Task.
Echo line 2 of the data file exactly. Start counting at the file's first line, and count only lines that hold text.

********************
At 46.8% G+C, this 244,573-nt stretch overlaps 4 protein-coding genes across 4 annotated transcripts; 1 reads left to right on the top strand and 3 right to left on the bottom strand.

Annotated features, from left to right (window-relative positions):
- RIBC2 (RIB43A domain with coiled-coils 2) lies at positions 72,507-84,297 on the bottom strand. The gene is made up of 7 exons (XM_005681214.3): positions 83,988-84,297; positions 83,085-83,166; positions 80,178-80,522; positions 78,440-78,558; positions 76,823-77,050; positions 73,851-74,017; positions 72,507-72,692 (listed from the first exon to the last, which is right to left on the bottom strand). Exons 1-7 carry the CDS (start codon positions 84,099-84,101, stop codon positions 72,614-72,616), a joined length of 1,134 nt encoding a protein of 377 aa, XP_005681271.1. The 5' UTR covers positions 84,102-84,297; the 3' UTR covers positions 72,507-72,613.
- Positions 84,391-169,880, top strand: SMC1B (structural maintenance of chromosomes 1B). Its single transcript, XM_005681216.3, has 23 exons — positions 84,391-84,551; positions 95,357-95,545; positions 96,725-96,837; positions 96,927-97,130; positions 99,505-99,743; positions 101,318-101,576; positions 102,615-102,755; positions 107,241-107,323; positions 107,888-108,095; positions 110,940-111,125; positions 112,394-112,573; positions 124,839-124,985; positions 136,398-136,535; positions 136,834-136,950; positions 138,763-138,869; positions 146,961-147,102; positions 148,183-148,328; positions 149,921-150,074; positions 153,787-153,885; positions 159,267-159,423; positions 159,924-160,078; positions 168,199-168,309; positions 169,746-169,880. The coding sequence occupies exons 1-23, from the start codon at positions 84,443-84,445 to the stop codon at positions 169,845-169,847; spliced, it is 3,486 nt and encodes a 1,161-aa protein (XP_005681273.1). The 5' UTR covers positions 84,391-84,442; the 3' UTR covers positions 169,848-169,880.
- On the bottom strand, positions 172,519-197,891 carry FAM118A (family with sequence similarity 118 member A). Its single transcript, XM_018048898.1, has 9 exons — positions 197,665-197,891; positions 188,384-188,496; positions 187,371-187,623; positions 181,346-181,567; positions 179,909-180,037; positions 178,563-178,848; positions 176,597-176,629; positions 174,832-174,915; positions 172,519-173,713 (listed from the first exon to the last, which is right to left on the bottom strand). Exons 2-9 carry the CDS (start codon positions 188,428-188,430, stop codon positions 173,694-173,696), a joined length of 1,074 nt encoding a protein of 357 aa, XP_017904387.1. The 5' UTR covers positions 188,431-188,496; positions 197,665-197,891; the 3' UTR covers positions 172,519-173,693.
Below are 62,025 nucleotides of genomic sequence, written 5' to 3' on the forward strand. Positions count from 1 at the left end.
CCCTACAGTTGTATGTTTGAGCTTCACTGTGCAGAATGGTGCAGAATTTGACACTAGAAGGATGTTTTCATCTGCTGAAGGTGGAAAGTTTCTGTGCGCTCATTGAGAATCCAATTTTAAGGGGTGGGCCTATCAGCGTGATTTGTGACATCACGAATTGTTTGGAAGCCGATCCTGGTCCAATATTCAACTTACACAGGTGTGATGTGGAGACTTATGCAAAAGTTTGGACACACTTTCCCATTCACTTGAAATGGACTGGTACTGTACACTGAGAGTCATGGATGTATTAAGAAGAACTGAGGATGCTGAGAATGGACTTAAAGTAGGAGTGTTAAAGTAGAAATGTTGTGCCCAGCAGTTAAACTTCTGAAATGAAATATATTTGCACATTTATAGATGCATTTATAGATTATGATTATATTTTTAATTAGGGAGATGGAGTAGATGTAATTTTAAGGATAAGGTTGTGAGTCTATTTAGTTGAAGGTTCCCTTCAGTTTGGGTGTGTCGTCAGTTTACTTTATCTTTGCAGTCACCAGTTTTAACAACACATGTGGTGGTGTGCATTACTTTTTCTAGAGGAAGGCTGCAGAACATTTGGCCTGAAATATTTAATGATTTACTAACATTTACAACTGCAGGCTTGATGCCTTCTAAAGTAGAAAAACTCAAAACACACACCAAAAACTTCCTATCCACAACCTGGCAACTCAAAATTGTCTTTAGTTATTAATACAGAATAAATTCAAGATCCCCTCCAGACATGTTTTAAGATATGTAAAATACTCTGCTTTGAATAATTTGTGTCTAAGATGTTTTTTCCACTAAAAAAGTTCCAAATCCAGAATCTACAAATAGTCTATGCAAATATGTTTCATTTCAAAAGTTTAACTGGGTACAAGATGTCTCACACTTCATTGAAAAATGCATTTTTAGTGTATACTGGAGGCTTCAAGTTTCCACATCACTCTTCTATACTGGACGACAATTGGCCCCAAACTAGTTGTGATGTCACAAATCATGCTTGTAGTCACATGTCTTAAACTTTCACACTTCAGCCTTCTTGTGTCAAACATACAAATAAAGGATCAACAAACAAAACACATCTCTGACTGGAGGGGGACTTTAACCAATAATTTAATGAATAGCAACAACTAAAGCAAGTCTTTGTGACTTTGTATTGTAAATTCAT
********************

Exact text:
Annotated features, from left to right (window-relative positions):